My work focuses on extending these synthetic datasets to involve text, as an analogue to clinical notes. We know that in many clinical settings, the text contains crucial information about a patient, but from a mathematical perspective, it’s tricky to define exactly how it conveys that information. We want meaningful fake data where the text is a proxy for other variables in a complex causal relationship. I use language models (similar to ChatGPT) that generate good fake data that can be used to test recently proposed methods for causal inference with text data.

What motivated you to pursue your field of research?

I went to graduate school with an intention to focus on machine learning for noisy text data. I started with Twitter content, but then I also started to think about medical data and clinical notes, which are not so different from social media in terms of how hard it can be for an outsider to understand. There's lots of jargon or slang, and lots of things are typed quickly with perhaps ambiguous interpretations of what's being said.

I had no knowledge of causal inference going into graduate school. I took a class in it my first semester because I wanted a course with some statistical meat to it and thought it would probably be relevant for the computational social science research I was interested in and I just really enjoyed it.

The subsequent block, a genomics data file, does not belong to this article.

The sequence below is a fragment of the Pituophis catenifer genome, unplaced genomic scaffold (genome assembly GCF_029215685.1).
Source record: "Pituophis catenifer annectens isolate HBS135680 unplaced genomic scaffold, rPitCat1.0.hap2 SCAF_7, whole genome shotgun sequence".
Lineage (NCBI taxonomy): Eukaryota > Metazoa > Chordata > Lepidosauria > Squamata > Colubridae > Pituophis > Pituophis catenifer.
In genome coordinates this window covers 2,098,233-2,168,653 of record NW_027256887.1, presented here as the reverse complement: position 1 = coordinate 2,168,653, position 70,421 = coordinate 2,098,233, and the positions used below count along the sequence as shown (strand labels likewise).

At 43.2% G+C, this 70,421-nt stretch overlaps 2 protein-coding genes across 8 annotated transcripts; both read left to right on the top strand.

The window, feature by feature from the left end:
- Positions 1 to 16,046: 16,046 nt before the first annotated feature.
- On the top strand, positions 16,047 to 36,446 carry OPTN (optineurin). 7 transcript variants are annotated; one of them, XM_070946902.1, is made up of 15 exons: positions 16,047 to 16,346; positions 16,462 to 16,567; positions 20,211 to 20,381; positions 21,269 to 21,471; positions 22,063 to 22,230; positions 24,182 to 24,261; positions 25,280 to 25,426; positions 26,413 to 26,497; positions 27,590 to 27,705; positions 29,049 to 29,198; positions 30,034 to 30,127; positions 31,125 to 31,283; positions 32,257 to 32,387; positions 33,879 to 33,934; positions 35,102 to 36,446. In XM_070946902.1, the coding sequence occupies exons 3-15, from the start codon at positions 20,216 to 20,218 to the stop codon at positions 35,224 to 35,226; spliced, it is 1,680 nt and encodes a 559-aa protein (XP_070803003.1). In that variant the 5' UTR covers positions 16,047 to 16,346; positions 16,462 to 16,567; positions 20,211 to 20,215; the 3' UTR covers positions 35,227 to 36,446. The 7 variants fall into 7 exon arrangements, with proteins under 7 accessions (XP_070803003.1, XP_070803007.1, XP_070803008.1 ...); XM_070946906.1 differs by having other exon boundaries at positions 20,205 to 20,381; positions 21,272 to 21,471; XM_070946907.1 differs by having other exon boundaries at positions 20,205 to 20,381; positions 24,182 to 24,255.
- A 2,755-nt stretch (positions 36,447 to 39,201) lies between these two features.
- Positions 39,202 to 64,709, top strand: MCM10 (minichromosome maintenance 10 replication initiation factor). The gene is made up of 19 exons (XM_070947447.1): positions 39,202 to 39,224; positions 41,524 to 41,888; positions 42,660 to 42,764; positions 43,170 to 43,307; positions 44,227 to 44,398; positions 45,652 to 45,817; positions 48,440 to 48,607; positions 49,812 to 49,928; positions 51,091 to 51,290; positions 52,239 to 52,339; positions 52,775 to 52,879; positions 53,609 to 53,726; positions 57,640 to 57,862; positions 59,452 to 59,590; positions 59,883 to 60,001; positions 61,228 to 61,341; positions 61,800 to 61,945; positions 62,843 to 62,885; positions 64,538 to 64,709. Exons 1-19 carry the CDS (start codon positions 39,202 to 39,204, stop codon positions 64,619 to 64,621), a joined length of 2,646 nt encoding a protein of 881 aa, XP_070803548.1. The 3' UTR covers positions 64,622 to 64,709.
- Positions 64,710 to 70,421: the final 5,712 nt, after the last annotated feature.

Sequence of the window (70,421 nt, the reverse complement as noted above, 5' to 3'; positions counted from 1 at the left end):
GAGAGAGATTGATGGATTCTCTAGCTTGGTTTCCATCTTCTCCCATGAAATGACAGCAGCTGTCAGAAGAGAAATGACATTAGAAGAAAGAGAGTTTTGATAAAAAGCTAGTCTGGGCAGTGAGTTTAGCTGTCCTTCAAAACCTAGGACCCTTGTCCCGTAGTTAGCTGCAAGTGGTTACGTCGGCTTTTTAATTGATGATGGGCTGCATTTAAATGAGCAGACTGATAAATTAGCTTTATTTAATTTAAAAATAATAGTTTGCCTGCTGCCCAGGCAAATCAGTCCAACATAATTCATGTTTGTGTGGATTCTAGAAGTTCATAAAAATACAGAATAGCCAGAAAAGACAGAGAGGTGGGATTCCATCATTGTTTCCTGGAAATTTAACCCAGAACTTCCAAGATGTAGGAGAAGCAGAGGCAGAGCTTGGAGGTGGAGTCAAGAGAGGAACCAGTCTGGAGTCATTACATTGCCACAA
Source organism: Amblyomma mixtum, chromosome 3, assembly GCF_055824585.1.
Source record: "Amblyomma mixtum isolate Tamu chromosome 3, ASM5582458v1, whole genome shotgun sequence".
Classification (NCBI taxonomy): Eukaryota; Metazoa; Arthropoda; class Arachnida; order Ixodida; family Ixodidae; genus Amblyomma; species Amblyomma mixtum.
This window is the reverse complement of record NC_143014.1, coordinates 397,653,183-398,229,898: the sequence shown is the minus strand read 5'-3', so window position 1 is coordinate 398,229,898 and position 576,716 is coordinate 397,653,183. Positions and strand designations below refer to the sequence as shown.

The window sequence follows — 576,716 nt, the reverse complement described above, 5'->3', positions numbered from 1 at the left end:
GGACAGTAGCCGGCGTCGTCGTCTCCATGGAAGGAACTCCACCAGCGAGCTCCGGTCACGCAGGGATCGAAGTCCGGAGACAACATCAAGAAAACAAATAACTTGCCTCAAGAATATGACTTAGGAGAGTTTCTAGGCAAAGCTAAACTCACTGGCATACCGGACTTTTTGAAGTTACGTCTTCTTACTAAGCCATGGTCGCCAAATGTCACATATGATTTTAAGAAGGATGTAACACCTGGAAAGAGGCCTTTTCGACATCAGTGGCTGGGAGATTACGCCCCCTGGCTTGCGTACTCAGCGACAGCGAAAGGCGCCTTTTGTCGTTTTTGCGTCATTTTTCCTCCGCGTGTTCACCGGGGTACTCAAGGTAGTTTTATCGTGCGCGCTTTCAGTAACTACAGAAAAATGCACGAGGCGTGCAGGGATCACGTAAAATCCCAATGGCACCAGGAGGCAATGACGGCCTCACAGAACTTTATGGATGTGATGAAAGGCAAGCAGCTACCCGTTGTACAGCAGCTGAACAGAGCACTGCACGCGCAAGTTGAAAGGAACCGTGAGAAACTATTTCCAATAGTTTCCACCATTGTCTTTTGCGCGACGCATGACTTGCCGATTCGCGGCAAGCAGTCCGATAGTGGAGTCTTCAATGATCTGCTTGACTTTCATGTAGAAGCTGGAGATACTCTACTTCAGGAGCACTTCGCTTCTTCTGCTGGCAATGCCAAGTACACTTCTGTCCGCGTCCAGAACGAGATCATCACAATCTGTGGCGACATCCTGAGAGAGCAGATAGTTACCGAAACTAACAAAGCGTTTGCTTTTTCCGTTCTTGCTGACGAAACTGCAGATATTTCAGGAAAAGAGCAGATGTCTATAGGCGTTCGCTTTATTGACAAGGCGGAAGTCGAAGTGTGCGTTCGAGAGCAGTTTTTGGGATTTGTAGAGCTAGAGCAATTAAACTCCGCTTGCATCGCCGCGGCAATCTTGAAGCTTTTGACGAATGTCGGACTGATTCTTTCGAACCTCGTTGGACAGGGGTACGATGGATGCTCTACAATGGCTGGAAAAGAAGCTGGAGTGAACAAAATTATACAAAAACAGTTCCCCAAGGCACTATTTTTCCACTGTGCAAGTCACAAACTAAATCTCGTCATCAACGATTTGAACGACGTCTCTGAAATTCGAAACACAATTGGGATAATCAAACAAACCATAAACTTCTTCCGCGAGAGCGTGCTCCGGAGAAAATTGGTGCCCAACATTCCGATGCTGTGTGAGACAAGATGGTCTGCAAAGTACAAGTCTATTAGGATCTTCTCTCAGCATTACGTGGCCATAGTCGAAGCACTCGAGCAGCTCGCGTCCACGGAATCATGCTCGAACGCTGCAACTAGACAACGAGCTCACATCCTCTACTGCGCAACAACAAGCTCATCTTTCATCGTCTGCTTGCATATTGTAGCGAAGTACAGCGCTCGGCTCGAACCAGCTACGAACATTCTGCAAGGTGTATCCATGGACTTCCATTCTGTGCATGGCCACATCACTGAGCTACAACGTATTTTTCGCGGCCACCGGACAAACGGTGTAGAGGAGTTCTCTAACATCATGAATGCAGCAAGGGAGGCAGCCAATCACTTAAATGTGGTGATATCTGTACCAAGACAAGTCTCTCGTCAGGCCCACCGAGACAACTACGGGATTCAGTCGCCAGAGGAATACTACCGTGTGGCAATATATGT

How do you approach the mentorship of your students, and how are you inspired by your interactions with students and trainees?

My machine learning class is very popular — it's a hot topic that is getting a lot of press — and that means that I have students from a variety of different departments who are interested in understanding how it applies in their domain, not just as an academic curiosity, but also as a practical method for their own research. Students studying civil engineering, for instance, are thinking about how to use these methods for understanding transportation. I try to be cognizant of catering to what everyone is looking for in their experience.

I've been trying hard this year to make research opportunities available when I can, and I’m working with some really cool students who have been finding projects on their own.

I've been really impressed with the ability of the students to seek out these opportunities and put in a lot of effort to figure out what they need to know to get the most out of the work.